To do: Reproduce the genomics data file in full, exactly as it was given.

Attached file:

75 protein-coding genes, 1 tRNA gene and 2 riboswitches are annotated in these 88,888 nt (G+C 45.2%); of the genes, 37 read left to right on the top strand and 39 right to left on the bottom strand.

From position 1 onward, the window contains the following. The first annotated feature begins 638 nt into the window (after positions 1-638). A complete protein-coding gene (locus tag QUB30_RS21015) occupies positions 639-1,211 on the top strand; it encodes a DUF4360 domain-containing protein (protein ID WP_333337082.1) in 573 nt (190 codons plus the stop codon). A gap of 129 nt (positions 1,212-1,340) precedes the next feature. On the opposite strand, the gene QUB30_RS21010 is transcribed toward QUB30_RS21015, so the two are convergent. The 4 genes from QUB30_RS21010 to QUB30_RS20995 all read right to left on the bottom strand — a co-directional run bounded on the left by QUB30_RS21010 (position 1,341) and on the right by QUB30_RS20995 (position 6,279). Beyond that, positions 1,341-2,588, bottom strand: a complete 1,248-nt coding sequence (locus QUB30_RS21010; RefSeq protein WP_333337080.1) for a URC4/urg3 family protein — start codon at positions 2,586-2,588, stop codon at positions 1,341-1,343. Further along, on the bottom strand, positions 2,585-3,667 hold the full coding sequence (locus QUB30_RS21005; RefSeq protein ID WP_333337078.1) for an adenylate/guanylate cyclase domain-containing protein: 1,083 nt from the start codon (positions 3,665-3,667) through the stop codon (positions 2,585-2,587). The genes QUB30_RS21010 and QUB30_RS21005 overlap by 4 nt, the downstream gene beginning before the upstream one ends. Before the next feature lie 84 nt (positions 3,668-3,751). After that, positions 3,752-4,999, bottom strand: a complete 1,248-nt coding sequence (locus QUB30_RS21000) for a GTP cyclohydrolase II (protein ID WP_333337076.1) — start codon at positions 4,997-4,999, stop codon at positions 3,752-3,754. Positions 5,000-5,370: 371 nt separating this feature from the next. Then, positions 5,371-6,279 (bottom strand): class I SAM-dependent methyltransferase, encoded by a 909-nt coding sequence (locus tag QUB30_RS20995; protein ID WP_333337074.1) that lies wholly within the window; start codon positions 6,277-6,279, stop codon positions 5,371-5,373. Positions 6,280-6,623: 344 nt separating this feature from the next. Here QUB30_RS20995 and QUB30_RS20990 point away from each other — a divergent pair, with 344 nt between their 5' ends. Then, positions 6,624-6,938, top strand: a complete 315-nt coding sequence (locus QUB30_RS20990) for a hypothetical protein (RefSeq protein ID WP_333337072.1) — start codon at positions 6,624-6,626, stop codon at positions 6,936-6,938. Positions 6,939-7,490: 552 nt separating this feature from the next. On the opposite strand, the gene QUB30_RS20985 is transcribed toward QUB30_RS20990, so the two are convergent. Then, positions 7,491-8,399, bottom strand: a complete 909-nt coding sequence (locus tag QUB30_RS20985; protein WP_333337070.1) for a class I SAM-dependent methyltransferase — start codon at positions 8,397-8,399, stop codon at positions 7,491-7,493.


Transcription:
75 protein-coding genes, 1 tRNA gene and 2 riboswitches are annotated in these 88,888 nt (G+C 45.2%); of the genes, 37 read left to right on the top strand and 39 right to left on the bottom strand.

From position 1 onward, the window contains the following. The first annotated feature begins 638 nt into the window (after positions 1-638). A complete protein-coding gene (locus tag QUB30_RS21015) occupies positions 639-1,211 on the top strand; it encodes a DUF4360 domain-containing protein (protein ID WP_333337082.1) in 573 nt (190 codons plus the stop codon). A gap of 129 nt (positions 1,212-1,340) precedes the next feature. On the opposite strand, the gene QUB30_RS21010 is transcribed toward QUB30_RS21015, so the two are convergent. The 4 genes from QUB30_RS21010 to QUB30_RS20995 all read right to left on the bottom strand — a co-directional run bounded on the left by QUB30_RS21010 (position 1,341) and on the right by QUB30_RS20995 (position 6,279). Beyond that, positions 1,341-2,588, bottom strand: a complete 1,248-nt coding sequence (locus QUB30_RS21010; RefSeq protein WP_333337080.1) for a URC4/urg3 family protein — start codon at positions 2,586-2,588, stop codon at positions 1,341-1,343. Further along, on the bottom strand, positions 2,585-3,667 hold the full coding sequence (locus QUB30_RS21005; RefSeq protein ID WP_333337078.1) for an adenylate/guanylate cyclase domain-containing protein: 1,083 nt from the start codon (positions 3,665-3,667) through the stop codon (positions 2,585-2,587). The genes QUB30_RS21010 and QUB30_RS21005 overlap by 4 nt, the downstream gene beginning before the upstream one ends. Before the next feature lie 84 nt (positions 3,668-3,751). After that, positions 3,752-4,999, bottom strand: a complete 1,248-nt coding sequence (locus QUB30_RS21000) for a GTP cyclohydrolase II (protein ID WP_333337076.1) — start codon at positions 4,997-4,999, stop codon at positions 3,752-3,754. Positions 5,000-5,370: 371 nt separating this feature from the next. Then, positions 5,371-6,279 (bottom strand): class I SAM-dependent methyltransferase, encoded by a 909-nt coding sequence (locus tag QUB30_RS20995; protein ID WP_333337074.1) that lies wholly within the window; start codon positions 6,277-6,279, stop codon positions 5,371-5,373. Positions 6,280-6,623: 344 nt separating this feature from the next. Here QUB30_RS20995 and QUB30_RS20990 point away from each other — a divergent pair, with 344 nt between their 5' ends. Then, positions 6,624-6,938, top strand: a complete 315-nt coding sequence (locus QUB30_RS20990) for a hypothetical protein (RefSeq protein ID WP_333337072.1) — start codon at positions 6,624-6,626, stop codon at positions 6,936-6,938. Positions 6,939-7,490: 552 nt separating this feature from the next. On the opposite strand, the gene QUB30_RS20985 is transcribed toward QUB30_RS20990, so the two are convergent. Then, positions 7,491-8,399, bottom strand: a complete 909-nt coding sequence (locus tag QUB30_RS20985; protein WP_333337070.1) for a class I SAM-dependent methyltransferase — start codon at positions 8,397-8,399, stop codon at positions 7,491-7,493.